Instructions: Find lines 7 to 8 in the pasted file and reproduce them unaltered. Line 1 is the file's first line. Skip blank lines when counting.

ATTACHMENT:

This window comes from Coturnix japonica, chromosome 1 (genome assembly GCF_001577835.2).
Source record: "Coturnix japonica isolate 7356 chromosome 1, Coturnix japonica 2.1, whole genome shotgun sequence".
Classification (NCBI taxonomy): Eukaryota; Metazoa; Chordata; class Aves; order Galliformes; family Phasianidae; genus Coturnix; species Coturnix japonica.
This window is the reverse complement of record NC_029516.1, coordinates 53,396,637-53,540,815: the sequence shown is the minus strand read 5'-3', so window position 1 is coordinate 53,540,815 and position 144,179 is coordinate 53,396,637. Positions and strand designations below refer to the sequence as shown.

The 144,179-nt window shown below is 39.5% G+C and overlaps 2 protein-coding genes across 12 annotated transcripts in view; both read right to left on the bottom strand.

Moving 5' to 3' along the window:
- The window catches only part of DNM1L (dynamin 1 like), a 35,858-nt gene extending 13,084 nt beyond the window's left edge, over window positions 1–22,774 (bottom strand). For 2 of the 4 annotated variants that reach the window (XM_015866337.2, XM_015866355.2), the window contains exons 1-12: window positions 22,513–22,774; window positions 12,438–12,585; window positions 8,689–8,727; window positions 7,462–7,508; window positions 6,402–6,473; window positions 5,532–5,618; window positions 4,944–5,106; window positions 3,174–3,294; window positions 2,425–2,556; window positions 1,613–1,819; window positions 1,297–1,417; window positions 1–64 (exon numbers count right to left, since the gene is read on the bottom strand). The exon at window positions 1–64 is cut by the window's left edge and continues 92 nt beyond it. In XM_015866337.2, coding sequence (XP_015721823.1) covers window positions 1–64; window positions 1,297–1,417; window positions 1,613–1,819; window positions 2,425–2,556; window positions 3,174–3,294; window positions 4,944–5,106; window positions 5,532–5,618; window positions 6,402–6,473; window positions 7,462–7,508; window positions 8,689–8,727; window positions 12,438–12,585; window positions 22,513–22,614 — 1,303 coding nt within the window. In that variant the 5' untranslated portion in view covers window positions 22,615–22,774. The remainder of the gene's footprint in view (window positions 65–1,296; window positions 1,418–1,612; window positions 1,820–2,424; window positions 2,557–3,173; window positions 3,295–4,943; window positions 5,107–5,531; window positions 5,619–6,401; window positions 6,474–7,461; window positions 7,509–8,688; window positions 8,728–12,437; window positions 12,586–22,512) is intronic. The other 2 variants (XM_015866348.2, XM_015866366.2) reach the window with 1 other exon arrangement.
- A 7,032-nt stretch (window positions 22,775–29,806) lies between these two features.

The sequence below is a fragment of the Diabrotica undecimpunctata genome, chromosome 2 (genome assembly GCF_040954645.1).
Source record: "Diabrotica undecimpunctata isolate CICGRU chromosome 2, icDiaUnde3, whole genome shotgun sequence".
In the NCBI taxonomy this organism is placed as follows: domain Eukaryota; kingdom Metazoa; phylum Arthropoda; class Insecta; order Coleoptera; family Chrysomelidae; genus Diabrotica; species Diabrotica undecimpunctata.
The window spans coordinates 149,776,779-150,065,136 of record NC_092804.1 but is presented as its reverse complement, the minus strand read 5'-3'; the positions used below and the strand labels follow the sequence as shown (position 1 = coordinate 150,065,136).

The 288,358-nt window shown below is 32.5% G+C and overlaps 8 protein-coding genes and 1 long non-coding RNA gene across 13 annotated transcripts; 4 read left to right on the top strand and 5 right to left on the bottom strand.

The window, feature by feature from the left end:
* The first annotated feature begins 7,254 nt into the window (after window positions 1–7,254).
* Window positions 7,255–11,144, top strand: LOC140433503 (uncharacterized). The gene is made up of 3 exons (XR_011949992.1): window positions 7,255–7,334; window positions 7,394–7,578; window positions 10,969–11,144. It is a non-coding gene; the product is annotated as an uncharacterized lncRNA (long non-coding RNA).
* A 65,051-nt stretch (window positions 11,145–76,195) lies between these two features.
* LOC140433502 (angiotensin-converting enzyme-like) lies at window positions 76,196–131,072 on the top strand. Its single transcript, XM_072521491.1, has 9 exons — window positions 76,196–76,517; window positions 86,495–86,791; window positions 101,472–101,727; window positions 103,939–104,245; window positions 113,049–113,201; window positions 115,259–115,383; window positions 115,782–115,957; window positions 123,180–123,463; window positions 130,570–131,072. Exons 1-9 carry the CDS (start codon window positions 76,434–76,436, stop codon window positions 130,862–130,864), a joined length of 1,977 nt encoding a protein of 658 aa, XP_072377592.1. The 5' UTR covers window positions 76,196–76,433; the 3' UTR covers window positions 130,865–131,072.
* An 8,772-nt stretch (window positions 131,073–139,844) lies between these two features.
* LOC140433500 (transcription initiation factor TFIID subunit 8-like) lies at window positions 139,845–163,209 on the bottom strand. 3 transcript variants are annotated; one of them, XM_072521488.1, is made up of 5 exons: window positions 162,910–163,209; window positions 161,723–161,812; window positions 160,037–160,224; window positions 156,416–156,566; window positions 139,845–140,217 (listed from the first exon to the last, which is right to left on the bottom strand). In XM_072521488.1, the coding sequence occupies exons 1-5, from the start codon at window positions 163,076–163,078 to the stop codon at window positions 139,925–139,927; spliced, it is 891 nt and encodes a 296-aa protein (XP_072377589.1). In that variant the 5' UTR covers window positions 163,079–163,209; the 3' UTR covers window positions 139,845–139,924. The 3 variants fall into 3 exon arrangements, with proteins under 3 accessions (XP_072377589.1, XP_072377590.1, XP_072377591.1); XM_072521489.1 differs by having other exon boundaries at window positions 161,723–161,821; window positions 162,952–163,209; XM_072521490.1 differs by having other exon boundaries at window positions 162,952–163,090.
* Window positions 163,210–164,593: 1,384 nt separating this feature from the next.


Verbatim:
- The window catches only part of DNM1L (dynamin 1 like), a 35,858-nt gene extending 13,084 nt beyond the window's left edge, over window positions 1–22,774 (bottom strand). For 2 of the 4 annotated variants that reach the window (XM_015866337.2, XM_015866355.2), the window contains exons 1-12: window positions 22,513–22,774; window positions 12,438–12,585; window positions 8,689–8,727; window positions 7,462–7,508; window positions 6,402–6,473; window positions 5,532–5,618; window positions 4,944–5,106; window positions 3,174–3,294; window positions 2,425–2,556; window positions 1,613–1,819; window positions 1,297–1,417; window positions 1–64 (exon numbers count right to left, since the gene is read on the bottom strand). The exon at window positions 1–64 is cut by the window's left edge and continues 92 nt beyond it. In XM_015866337.2, coding sequence (XP_015721823.1) covers window positions 1–64; window positions 1,297–1,417; window positions 1,613–1,819; window positions 2,425–2,556; window positions 3,174–3,294; window positions 4,944–5,106; window positions 5,532–5,618; window positions 6,402–6,473; window positions 7,462–7,508; window positions 8,689–8,727; window positions 12,438–12,585; window positions 22,513–22,614 — 1,303 coding nt within the window. In that variant the 5' untranslated portion in view covers window positions 22,615–22,774. The remainder of the gene's footprint in view (window positions 65–1,296; window positions 1,418–1,612; window positions 1,820–2,424; window positions 2,557–3,173; window positions 3,295–4,943; window positions 5,107–5,531; window positions 5,619–6,401; window positions 6,474–7,461; window positions 7,509–8,688; window positions 8,728–12,437; window positions 12,586–22,512) is intronic. The other 2 variants (XM_015866348.2, XM_015866366.2) reach the window with 1 other exon arrangement.
- A 7,032-nt stretch (window positions 22,775–29,806) lies between these two features.